— BUENAVENTURA ELECTRON DEVICES / CIRCUITS AND SYSTEMS SOCIETIES CHAPTER
Meeting Date: April 25, 2017
Time: 6:30 PM Networking; 7:00 PM Presentation
Speaker: Dr. Michael Case, Inphi Corporation
Location: Newbury Park
Event Details: IEEE Event
Demand for more data bandwidth has been and is forecast to continue exponential growth. The demand that starts with an individual’s phone and office at 10’s of Mb/s is aggregated at community, city and country levels requiring Tb/s of data throughput over long haul networks. Other aggregation points are data centers of cloud services, social media and entertainment providers within the server farms. Optical interconnect is the highest bandwidth medium, and has been in place for long haul communication for decades, and these higher performance optical links are needed in the data centers to meet the ever increasing demand and growth of these computer farms. And just as in cellular communications, modulation of the optical signals must become more complex to support more and more data. Working with key strategic systems customers, Inphi has enabled 100 Gb/s 16-QAM to become commonplace in these aggregation points. Recent papers demonstrate 64 QAM running at 64 Gsymbols/s for 600 Gb/s links for a single wavelength and single polarization. Having two polarizations and more wavelengths multiples the throughput in a single fiber. This talk will focus on what it takes from an electronics point of view to enable more and more aggregation of optical data.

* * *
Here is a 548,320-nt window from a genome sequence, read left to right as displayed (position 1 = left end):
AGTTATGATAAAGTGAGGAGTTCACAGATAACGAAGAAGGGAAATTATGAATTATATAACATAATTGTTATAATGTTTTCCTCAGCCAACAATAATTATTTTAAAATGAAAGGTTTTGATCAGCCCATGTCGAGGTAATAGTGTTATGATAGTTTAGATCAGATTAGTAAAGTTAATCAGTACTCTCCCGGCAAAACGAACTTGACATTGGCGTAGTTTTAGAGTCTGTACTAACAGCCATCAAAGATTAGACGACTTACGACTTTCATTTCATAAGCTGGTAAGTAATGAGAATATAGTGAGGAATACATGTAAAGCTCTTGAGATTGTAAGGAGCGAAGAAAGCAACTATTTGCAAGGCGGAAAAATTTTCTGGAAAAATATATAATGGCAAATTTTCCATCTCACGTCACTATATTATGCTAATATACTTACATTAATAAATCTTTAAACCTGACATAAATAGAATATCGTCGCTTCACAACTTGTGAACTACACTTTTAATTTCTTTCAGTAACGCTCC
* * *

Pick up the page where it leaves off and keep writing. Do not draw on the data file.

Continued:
Bio: Michael Case (SM 1987) received his PhD in 1993 from the University of California at Santa Barbara where he developed the theory of solitary wave propagation in non-linear transmission lines for harmonic and large-amplitude picosecond impulse generation. He then joined Hughes Research Laboratories (now HRL LLC) developing state-of-the-art MMICs in InP, GaAs and SiGe for low noise, power and frequency conversion covering frequencies from S-band satellite links to sub-mm-wave imaging sensors. In 2001, Mike joined Inphi Corporation, which has been in the forefront of optical communications since its inception in 2000. Industry firsts such as 43 Gb/s CDR DMUX (ISSCC 2003), 28 Gbps CMOS SerDes (ISSCC 2012), and numerous advances in optical receiver and transmitter electronics through press release.